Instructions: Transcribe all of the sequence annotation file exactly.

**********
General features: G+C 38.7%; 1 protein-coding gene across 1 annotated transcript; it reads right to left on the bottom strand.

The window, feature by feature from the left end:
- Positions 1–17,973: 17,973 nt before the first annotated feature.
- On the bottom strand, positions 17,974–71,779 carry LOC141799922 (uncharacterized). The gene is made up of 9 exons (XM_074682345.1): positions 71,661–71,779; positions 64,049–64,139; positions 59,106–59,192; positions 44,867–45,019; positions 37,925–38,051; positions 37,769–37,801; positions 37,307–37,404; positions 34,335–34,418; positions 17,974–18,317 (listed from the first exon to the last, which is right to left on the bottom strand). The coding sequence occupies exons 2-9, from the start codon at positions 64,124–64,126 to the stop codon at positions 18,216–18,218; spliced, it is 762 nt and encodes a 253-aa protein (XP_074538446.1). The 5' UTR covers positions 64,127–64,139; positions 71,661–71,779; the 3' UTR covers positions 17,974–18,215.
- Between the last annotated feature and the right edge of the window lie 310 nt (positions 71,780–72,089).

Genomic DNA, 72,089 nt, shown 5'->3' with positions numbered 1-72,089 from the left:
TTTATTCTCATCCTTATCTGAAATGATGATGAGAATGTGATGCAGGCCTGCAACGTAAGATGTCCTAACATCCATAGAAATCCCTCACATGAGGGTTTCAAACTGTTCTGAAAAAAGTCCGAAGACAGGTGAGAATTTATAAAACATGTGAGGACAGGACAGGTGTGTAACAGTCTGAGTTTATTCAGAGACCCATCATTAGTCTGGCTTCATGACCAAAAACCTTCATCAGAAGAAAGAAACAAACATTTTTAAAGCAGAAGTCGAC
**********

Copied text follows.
General features: G+C 38.7%; 1 protein-coding gene across 1 annotated transcript; it reads right to left on the bottom strand.

The window, feature by feature from the left end:
- Positions 1–17,973: 17,973 nt before the first annotated feature.
- On the bottom strand, positions 17,974–71,779 carry LOC141799922 (uncharacterized). The gene is made up of 9 exons (XM_074682345.1): positions 71,661–71,779; positions 64,049–64,139; positions 59,106–59,192; positions 44,867–45,019; positions 37,925–38,051; positions 37,769–37,801; positions 37,307–37,404; positions 34,335–34,418; positions 17,974–18,317 (listed from the first exon to the last, which is right to left on the bottom strand). The coding sequence occupies exons 2-9, from the start codon at positions 64,124–64,126 to the stop codon at positions 18,216–18,218; spliced, it is 762 nt and encodes a 253-aa protein (XP_074538446.1). The 5' UTR covers positions 64,127–64,139; positions 71,661–71,779; the 3' UTR covers positions 17,974–18,215.
- Between the last annotated feature and the right edge of the window lie 310 nt (positions 71,780–72,089).

Genomic DNA, 72,089 nt, shown 5'->3' with positions numbered 1-72,089 from the left:
TTTATTCTCATCCTTATCTGAAATGATGATGAGAATGTGATGCAGGCCTGCAACGTAAGATGTCCTAACATCCATAGAAATCCCTCACATGAGGGTTTCAAACTGTTCTGAAAAAAGTCCGAAGACAGGTGAGAATTTATAAAACATGTGAGGACAGGACAGGTGTGTAACAGTCTGAGTTTATTCAGAGACCCATCATTAGTCTGGCTTCATGACCAAAAACCTTCATCAGAAGAAAGAAACAAACATTTTTAAAGCAGAAGTCGAC